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Título

Influence of lysozyme on the precipitation of calcium carbonate: a kinetic and morphologic study

AutorJiménez-López, Concepción; Rodríguez-Navarro, Alejandro B.; Domínguez-Vera, José M.; García Ruiz, Juan Manuel
Fecha de publicación1-may-2003
EditorElsevier
CitaciónGeochimica et Cosmochimica Acta 67(99): 1667-1676 (2003)
ResumenSeveral mechanisms have been proposed to explain the interactions between proteins and mineral surfaces, among them a combination of electrostatic, stereochemical interactions and molecular recognition between the protein and the crystal surface. To identify the mechanisms of interaction in the lysozyme–calcium carbonate model system, the effect of this protein on the precipitation kinetics and morphology of calcite crystals was examined. The solution chemistry and morphology of the solid were monitored over time in a set of time-series free-drift experiments in which CaCO3 was precipitated from solution in a closed system at 25°C and 1 atm total pressure, in the presence and absence of lysozyme. The precipitation of calcite was preceded by the precipitation of a metastable phase that later dissolved and gave rise to calcite as the sole phase. With increasing lysozyme concentration, the nucleation of both the metastable phase and calcite occurred at lower Ωcalcite, indicating that lysozyme favored the nucleation of both phases. Calcite growth rate was not affected by the presence of lysozyme, at least at protein concentrations ranging from 0 mg/mL to 10 mg/mL. Lysozyme modified the habit of calcite crystals. The degree of habit modification changed with protein concentration. At lower concentrations of lysozyme, the typical rhombohedral habit of calcite crystals was modified by the expression of {110} faces, which resulted from the preferential adsorption of protein on these faces. With increasing lysozyme concentration, the growth of {110}, {100}, and finally {001} faces was sequentially inhibited. This adsorption sequence may be explained by an electrostatic interaction between lysozyme and calcite, in which the inhibition of the growth of {110}, {100}, and {001} faces could be explained by a combined effect of the density of carbonate groups in the calcite face and the specific orientation (perpendicular) of these carbonate groups with respect to the calcite surface. Overgrowth of calcite in the presence of lysozyme demonstrated that the protein favored and controlled the nucleation on the calcite substrate. Overgrowth crystals nucleated epitaxially in lines which run diagonal to rhombohedral {104} faces.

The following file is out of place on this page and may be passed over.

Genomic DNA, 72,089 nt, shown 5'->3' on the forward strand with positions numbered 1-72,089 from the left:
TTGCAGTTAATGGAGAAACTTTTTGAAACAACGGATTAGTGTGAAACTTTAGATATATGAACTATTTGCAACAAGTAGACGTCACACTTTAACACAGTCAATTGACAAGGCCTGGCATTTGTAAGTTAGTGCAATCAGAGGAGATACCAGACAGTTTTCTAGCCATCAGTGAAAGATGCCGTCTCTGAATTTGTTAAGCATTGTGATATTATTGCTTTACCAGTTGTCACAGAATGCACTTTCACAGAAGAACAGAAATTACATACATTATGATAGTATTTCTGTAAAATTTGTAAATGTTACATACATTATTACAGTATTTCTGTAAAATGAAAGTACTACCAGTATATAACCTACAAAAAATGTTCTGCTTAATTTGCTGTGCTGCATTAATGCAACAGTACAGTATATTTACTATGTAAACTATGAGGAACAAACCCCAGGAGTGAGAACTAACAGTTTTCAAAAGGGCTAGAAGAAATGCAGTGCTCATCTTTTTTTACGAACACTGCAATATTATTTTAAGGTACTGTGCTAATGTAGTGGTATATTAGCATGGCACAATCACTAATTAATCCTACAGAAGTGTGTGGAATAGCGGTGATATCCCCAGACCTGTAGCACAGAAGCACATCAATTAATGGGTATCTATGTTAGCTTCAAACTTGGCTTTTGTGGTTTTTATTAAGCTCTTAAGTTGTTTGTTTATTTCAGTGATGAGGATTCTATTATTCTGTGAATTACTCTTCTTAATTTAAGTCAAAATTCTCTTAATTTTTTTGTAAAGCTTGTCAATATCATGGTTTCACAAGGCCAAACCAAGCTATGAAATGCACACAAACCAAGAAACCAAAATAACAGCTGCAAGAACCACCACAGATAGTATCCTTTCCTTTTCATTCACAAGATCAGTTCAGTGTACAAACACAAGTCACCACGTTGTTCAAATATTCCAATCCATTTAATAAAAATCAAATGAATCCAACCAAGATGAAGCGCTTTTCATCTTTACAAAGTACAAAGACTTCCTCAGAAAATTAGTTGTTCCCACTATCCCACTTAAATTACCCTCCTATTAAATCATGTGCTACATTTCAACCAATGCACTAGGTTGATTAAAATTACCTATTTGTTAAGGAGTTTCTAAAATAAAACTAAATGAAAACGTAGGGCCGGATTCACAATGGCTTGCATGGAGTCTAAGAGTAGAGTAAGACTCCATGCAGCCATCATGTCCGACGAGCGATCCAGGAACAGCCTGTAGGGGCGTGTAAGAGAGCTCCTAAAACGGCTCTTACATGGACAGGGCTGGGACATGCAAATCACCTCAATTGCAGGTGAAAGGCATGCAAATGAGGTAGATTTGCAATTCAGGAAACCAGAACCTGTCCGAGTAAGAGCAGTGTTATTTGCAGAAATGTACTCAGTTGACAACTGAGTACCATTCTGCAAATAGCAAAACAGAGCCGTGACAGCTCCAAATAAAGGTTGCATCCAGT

Descripción10 pages, 5 figures, 2 tables.
Versión del editorhttp://dx.doi.org/10.1016/S0016-7037(02)01275-9
URIhttp://hdl.handle.net/10261/19051
DOI10.1016/S0016-7037(02)01275-9
ISSN0016-7037
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